The inter-court divider nets usually are long enough to reach down to and drape over the floor, with 3-6 inches of folding (as shown at 51). This way, any balls rolling along the floor are entrapped by the net. As a result, the net rubs against the floor when it is drawn back, when a player runs into it, when maintenance crews clean the floor, or the like. Of course, the net also receives substantial wear when a player steps down hard or falls upon a vertical section of the net. Therefore, the bottoms of the inter-court divider nets quickly wear out, in the lower few feet or wear-prone areas.

According to the invention, this wear problem is solved by providing two inter-court divider net sections 52, 53. The bulk of the divider net is in the upper area 52. The wear-prone part of the net is in a panel extending along the lower 2-feet-or-so part 53. Thus, the invention provides means for removing and replacing this wear-prone part.

In the embodiment of FIGS. 2, 3, the bottom of part 53 and the top of part 52 terminate in face-to-face strips of fastening material 55, such as hook and loop material, sometimes sold under the trademark "VELCRO". Periodically wrapped around the hook and loop fastener strip is a plurality of mechanical joining means in the form of connect straps 56, 57.

Each connect strap (FIG. 3) has a length L, approximately equal to the distance around the hook and loop strip 55. The strap terminates on its ends in a snap 60 and a post 61, which together form a snap fastener. Therefore, each connect strap may be wrapped around the hook and loop strips 55 and snapped in place. This way, the hook and loop fasteners will not come apart for any distance greater than the distance D between adjacent connect straps.

As shown in FIG. 4, the connect straps may be replaced by lacing. In greater detail, the hook and loop strips 55 have grommets 62 formed therein. The holes in grommets 62 are large enough so that there may be a substantial mismatch between the openings in the bottom of the upper part 52 and the top of lower part 53. Thereafter, a lacing 63 (not unlike a long shoe lace) is threaded through the grommets thereby mechanically joining together the hook and loop strips 55. It is easy to reach through net openings to complete the lacing. This way, the hook and loop strips cannot be pulled apart for any distance greater than the distance between adjacent grommets.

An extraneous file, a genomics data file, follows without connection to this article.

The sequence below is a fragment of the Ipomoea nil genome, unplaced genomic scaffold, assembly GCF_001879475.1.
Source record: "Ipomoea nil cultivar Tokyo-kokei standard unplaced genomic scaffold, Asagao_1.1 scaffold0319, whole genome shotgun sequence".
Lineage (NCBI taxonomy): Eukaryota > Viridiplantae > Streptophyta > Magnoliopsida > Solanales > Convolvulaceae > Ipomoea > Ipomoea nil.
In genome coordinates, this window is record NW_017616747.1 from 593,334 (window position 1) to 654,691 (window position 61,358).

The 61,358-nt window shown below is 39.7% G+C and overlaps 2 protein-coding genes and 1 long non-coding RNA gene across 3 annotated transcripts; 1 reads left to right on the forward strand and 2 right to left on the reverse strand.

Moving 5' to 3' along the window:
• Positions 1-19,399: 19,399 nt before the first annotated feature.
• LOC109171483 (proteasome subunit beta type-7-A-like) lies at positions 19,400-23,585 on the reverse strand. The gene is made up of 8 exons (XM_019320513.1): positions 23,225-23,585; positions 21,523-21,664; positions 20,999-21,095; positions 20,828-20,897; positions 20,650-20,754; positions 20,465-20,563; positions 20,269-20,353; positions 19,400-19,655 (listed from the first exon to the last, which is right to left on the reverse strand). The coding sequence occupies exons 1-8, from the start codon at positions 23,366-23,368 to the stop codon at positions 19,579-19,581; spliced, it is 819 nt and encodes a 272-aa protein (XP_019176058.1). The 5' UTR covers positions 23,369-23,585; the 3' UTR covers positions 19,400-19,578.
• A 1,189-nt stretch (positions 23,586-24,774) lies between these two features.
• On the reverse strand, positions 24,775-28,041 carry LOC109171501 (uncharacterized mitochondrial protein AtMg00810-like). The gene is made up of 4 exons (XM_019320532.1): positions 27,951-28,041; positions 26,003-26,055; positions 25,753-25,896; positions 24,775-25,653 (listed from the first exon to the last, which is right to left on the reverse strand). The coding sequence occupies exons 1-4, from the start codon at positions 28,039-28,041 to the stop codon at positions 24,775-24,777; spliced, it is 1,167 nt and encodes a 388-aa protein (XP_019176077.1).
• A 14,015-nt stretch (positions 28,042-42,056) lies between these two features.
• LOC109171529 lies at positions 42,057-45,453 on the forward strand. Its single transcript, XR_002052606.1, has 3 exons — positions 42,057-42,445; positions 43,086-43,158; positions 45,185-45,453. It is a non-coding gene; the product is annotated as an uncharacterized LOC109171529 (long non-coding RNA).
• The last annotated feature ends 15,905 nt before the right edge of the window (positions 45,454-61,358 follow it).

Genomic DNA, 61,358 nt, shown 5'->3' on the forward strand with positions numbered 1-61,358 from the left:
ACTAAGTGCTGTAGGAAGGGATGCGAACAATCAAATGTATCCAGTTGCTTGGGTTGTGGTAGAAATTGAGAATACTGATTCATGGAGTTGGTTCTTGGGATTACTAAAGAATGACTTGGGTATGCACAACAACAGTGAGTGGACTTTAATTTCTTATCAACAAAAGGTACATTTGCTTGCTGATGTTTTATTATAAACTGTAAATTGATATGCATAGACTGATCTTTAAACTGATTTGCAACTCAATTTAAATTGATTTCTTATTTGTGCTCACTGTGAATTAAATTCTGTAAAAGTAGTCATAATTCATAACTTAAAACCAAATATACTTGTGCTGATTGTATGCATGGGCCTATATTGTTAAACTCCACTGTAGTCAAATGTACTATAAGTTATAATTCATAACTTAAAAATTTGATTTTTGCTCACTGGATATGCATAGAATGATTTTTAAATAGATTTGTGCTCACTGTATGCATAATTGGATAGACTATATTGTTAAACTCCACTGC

In the embodiment of FIG. 5, a periodic series of ties 65, 66 are sewed between the hook and loop strips 55, 55 and the net material. This way, the hook and loop strips may be pressed together. Then the mating ties 65, 66 may be tied together to mechanically join together the strips 55, 55. This way, the ties limit the length of the hook and loop strips which may be pulled apart, much as the connect straps limit such length to the distance D (FIG. 2).

The advantages of the invention should now be apparent. The bottom net part or panel 53 may be removed and replaced on site, without having to remove the upper part 52 from the cable 30. The hook and loop fastener means 55, 55 extends incrementally along the entire length of the net, thereby providing a great mechanical strength owing to the uniformly distributed loading. The mechanical joining devices 56, 57, 63, 65, 66 limit the distance over which the hook and loop fasteners may separate if they should be inadvertently pulled apart.